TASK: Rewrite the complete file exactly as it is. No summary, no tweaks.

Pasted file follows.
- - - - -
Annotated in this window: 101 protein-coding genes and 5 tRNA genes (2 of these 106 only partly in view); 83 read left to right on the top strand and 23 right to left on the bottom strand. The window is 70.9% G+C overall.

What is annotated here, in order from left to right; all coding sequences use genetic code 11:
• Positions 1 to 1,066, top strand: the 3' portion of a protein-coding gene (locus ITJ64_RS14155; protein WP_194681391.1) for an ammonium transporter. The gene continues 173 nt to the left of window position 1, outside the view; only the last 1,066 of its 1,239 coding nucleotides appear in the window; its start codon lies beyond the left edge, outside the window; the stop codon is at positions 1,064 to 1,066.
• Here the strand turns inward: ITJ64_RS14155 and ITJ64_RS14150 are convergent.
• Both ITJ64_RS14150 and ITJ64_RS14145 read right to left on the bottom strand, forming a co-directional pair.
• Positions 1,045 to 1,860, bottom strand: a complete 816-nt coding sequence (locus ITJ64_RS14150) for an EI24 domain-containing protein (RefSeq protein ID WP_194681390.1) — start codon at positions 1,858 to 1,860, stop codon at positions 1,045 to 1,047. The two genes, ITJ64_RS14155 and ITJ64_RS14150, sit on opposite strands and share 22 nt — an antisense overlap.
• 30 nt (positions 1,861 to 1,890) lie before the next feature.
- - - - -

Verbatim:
Annotated in this window: 101 protein-coding genes and 5 tRNA genes (2 of these 106 only partly in view); 83 read left to right on the top strand and 23 right to left on the bottom strand. The window is 70.9% G+C overall.

What is annotated here, in order from left to right; all coding sequences use genetic code 11:
• Positions 1 to 1,066, top strand: the 3' portion of a protein-coding gene (locus ITJ64_RS14155; protein WP_194681391.1) for an ammonium transporter. The gene continues 173 nt to the left of window position 1, outside the view; only the last 1,066 of its 1,239 coding nucleotides appear in the window; its start codon lies beyond the left edge, outside the window; the stop codon is at positions 1,064 to 1,066.
• Here the strand turns inward: ITJ64_RS14155 and ITJ64_RS14150 are convergent.
• Both ITJ64_RS14150 and ITJ64_RS14145 read right to left on the bottom strand, forming a co-directional pair.
• Positions 1,045 to 1,860, bottom strand: a complete 816-nt coding sequence (locus ITJ64_RS14150) for an EI24 domain-containing protein (RefSeq protein ID WP_194681390.1) — start codon at positions 1,858 to 1,860, stop codon at positions 1,045 to 1,047. The two genes, ITJ64_RS14155 and ITJ64_RS14150, sit on opposite strands and share 22 nt — an antisense overlap.
• 30 nt (positions 1,861 to 1,890) lie before the next feature.